In the fall, many K-12 school districts made the difficult decision to move instruction online. Many schools are continuing a fully or partially online curriculum into the spring semester, which could further worsen the learning loss many students have faced. As Julie Havlak writes this week for Carolina Journal:
Remote learning was a disaster. Roughly 19% of students stopped attending classes regularly. State officials expect fewer students to graduate or advance to the next grade. The damage will last years, and experts fear it will ripple out into the economy.
Many parents anticipated the challenges remote learning could present for their children and chose to move their children into homeschool. The overwhelming influx of parents registering to home school their children this year even crashed the N.C. Department of Administration website in July. As Dr. Terry Stoops explains in a research brief from the John Locke Foundation:
In some cases, working parents simply did not have the luxury of staying at home to supervise remote learning. As a result, they sought to enroll their children in schools that offered full-time in-person instruction. Other parents explored alternatives because they had legitimate concerns about inadequate safety measures or substandard instruction in the public schools assigned to their children.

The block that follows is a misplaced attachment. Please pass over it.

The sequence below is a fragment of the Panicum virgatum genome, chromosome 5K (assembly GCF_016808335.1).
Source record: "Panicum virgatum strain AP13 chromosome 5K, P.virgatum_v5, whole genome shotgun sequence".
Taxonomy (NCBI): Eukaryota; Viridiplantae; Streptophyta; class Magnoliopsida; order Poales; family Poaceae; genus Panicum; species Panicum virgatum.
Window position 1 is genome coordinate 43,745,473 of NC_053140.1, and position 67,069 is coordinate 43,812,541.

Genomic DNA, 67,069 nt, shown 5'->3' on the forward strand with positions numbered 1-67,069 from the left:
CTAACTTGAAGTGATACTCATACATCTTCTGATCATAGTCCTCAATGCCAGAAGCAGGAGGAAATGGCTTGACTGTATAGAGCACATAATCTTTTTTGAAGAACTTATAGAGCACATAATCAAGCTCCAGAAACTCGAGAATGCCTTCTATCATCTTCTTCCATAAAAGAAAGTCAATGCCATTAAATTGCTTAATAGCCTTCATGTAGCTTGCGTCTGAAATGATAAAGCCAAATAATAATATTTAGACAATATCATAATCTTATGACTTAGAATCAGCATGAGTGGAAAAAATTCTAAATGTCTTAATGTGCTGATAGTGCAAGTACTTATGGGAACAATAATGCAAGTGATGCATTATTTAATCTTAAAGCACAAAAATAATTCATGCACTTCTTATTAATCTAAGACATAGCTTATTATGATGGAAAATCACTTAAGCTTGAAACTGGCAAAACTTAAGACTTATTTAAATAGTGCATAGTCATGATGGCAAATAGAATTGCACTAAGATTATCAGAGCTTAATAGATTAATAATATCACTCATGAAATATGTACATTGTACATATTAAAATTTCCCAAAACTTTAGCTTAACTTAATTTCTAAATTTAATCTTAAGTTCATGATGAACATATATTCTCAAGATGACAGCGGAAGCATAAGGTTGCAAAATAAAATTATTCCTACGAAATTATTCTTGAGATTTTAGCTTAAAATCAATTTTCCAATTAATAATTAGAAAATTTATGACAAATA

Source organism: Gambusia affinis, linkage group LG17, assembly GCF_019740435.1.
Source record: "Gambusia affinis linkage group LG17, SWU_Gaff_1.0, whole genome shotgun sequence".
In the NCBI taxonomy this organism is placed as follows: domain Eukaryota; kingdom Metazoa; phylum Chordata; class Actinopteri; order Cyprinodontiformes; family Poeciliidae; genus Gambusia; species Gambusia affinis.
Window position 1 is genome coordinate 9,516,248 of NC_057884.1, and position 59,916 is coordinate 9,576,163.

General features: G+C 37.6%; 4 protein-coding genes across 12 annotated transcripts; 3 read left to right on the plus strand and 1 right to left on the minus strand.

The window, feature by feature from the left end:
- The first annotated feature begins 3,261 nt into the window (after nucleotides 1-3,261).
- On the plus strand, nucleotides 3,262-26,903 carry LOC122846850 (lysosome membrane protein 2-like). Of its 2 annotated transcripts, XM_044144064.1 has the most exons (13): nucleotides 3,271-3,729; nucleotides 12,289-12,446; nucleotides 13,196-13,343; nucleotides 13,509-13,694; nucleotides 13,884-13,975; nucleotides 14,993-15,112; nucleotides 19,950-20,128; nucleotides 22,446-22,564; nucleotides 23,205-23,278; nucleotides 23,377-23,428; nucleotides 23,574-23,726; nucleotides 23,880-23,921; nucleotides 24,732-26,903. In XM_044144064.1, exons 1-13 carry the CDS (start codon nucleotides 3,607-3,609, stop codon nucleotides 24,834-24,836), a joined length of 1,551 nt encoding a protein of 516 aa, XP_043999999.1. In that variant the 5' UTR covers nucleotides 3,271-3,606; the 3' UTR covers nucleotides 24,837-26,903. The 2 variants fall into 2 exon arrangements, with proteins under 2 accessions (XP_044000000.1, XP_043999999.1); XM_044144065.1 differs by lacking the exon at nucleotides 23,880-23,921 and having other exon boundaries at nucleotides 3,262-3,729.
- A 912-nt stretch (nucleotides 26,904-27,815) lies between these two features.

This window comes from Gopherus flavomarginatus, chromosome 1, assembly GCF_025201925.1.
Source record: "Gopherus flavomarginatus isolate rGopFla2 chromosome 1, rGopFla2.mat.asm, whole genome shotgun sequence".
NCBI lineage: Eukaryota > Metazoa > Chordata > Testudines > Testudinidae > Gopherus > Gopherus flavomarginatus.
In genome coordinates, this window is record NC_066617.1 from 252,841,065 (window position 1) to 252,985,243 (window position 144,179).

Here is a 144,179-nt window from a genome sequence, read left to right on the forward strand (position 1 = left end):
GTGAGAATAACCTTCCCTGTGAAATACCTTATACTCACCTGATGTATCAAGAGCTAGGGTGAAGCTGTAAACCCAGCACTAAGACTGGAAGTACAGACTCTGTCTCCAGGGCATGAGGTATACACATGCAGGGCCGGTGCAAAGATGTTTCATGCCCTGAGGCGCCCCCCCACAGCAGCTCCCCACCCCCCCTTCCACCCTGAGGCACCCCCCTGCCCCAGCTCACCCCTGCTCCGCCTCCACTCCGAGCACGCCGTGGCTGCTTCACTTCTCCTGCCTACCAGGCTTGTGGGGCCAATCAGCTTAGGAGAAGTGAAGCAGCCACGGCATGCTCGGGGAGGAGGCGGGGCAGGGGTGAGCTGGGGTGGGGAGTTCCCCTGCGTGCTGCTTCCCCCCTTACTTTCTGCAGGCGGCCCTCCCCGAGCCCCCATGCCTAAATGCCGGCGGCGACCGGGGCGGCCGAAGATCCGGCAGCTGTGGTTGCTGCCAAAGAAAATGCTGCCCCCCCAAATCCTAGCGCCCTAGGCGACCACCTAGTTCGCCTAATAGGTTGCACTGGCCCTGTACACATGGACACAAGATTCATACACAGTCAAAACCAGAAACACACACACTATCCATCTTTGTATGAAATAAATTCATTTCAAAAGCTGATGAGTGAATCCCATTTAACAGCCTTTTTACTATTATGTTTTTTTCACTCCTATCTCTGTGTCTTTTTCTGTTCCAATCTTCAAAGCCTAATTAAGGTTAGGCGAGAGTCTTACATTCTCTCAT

The effects of this learning loss are felt most acutely in the households of disadvantaged students and minority communities. Dr. Stoops comments for Carolina Journal:
“We don’t know the severity of the learning loss,” said Terry Stoops, John Locke Foundation director of education studies. “But disadvantaged students are more likely to fall behind academically. They’re less likely to graduate and pursue post-secondary education. There’s long-term harm if they don’t reach or exceed grade level in reading and math.”